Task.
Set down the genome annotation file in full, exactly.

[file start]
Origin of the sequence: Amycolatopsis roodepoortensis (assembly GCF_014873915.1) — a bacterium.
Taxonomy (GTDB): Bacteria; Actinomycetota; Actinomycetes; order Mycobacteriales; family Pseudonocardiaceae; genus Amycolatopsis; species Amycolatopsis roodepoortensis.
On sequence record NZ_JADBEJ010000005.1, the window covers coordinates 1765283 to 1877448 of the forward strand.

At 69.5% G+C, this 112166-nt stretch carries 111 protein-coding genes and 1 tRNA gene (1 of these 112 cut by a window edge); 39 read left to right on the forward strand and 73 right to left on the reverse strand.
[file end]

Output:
Origin of the sequence: Amycolatopsis roodepoortensis (assembly GCF_014873915.1) — a bacterium.
Taxonomy (GTDB): Bacteria; Actinomycetota; Actinomycetes; order Mycobacteriales; family Pseudonocardiaceae; genus Amycolatopsis; species Amycolatopsis roodepoortensis.
On sequence record NZ_JADBEJ010000005.1, the window covers coordinates 1765283 to 1877448 of the forward strand.

At 69.5% G+C, this 112166-nt stretch carries 111 protein-coding genes and 1 tRNA gene (1 of these 112 cut by a window edge); 39 read left to right on the forward strand and 73 right to left on the reverse strand.